Of the millions of people who pepper social media with blog posts each month or so, several teach at, learn at, or are in some way linked to UMMC.
While their commentary, case studies, personal reflections, self-improvement tips, etc., cover everything from finding nourishment in a black bean recipe to “finding God in Gross Anatomy,” their reasons for blogging bleed into each other's. They love writing, connecting with people and sharing ideas.
Though this is not a comprehensive list, here are several you may have come across, or want to check out.
Dacia Breeden, registered dietitian, UMMC Cancer Institute; blog: “Taste and See” (www.tasteandseebydaciard.com)
Breeden is a blogger who eats her words; she hopes others will do the same.
When she writes, she pictures a specific audience: Cancer patients she sees in the clinic. A photographer, as is her husband Jason Breeden, she posts photos of her creations as well.
“I started this mostly because my patients were asking about recipes and for more sources of information,” she said. “I thought this would be a good way to provide that, and a way to have a personal connection.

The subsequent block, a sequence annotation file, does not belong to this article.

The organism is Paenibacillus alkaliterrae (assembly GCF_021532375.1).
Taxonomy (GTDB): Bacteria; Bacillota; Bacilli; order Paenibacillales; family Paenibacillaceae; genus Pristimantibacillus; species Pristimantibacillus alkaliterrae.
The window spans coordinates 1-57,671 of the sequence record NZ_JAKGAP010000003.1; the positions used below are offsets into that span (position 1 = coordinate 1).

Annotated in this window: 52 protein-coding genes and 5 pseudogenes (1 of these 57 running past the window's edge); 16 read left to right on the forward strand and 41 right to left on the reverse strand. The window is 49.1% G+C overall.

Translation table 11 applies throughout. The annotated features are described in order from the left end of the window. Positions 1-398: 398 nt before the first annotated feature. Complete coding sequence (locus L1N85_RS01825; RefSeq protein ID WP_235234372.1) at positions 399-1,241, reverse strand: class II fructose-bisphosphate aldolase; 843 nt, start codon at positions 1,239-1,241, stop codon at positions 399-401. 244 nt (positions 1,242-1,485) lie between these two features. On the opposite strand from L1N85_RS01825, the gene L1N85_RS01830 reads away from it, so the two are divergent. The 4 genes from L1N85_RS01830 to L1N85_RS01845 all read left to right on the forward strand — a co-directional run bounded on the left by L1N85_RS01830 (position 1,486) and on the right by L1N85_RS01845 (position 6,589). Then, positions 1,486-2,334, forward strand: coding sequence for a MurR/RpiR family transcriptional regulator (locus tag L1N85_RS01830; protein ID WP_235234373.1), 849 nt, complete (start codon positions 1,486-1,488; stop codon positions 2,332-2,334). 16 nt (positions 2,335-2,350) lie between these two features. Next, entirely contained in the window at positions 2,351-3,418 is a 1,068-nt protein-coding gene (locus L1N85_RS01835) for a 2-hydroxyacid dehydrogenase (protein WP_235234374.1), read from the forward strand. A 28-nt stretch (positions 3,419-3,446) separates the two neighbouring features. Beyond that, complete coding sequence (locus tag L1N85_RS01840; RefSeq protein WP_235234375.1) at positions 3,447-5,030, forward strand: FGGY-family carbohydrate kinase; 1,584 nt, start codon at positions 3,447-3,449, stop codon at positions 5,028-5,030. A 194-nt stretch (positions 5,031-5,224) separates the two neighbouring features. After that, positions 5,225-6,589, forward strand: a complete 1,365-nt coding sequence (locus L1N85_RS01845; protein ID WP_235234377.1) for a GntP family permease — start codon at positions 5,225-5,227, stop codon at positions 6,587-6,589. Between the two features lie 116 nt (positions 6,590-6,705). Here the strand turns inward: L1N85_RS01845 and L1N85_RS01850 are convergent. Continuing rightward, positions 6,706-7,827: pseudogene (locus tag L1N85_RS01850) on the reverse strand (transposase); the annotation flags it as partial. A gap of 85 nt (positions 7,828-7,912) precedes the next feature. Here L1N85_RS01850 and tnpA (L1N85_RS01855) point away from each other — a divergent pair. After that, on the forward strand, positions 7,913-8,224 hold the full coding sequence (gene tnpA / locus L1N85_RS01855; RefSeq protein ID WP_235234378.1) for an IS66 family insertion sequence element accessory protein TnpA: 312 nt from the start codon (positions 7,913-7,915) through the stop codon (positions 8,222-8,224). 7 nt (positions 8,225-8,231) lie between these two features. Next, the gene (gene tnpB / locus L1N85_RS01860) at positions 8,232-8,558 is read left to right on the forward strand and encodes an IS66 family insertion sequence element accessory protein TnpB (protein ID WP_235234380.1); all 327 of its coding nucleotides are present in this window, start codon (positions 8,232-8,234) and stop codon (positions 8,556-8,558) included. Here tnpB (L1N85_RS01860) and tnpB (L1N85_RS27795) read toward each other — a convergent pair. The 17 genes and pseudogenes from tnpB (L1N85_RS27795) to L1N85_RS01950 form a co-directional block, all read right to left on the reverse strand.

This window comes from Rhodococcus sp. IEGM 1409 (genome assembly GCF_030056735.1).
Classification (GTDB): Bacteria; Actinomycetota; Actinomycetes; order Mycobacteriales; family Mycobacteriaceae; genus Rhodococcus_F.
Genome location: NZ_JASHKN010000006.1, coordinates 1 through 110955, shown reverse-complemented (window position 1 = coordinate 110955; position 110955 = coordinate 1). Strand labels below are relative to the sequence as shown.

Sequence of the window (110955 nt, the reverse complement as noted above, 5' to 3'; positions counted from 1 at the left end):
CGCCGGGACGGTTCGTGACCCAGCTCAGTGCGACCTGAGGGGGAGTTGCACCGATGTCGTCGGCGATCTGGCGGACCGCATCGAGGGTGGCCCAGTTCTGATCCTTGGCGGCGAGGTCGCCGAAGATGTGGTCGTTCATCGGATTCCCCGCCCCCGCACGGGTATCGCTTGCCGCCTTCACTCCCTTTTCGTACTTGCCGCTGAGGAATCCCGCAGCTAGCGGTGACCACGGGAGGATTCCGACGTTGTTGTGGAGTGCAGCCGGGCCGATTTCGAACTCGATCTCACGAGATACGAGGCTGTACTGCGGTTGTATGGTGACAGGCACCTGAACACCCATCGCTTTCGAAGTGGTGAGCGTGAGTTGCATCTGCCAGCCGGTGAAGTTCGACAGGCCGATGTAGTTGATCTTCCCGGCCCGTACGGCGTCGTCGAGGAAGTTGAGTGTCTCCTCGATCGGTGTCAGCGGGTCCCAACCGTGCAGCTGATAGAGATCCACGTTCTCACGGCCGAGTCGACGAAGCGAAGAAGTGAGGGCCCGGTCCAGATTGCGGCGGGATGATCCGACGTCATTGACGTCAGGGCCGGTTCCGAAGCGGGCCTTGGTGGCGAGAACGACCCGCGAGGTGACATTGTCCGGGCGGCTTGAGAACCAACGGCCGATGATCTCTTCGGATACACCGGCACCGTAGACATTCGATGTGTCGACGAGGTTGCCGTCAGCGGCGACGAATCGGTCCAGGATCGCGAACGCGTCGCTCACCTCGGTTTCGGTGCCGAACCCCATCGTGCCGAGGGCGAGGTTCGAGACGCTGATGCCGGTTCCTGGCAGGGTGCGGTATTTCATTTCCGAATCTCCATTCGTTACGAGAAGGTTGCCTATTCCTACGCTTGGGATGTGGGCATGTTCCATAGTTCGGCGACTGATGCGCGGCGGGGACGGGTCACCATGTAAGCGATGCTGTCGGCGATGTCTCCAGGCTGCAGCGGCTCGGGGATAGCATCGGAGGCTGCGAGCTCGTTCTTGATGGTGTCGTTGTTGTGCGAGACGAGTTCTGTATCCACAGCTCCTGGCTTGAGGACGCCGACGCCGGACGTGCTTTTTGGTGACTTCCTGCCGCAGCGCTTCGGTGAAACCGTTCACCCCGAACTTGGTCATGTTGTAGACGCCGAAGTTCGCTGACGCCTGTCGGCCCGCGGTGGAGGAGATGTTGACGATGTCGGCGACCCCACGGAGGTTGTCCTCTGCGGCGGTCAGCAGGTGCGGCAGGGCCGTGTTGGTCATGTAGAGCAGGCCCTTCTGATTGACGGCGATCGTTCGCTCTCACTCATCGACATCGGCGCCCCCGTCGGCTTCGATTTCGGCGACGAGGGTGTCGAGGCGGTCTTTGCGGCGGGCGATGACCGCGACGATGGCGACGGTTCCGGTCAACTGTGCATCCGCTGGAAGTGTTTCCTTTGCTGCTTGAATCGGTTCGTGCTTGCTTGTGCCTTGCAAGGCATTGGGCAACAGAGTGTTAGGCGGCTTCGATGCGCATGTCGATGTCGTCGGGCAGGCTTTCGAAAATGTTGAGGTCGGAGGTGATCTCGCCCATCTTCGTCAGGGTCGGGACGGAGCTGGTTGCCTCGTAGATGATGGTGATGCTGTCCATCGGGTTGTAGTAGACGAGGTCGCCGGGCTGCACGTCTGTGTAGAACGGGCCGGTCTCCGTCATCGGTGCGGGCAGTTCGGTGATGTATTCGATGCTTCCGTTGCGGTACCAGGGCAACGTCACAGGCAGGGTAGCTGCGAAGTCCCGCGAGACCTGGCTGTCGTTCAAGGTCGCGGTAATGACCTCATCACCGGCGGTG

“Sometimes cancer patients have trouble eating regular food,” said Breeden, whose interest in oncology nutrition surfaced after her mother was diagnosed 20 years ago with leukemia.
“Some don't want to spend a lot of time in the kitchen when they don't feel well. Many have nausea, fatigue. They need something that nourishes them easily and quickly.”
To that end, she offers such concoctions as a “Healthy Colon Smoothie,” a potent brew of blueberries, bananas, yogurt, unsweetened coconut milk and honey.
But “Taste and See” is also for anyone who wants to eat healthy, she said, which is why she has also offered recipes for a veggie frittata, black beans with bell peppers and onions, a confection she calls chocolate-covered strawberry “footballs,” and more.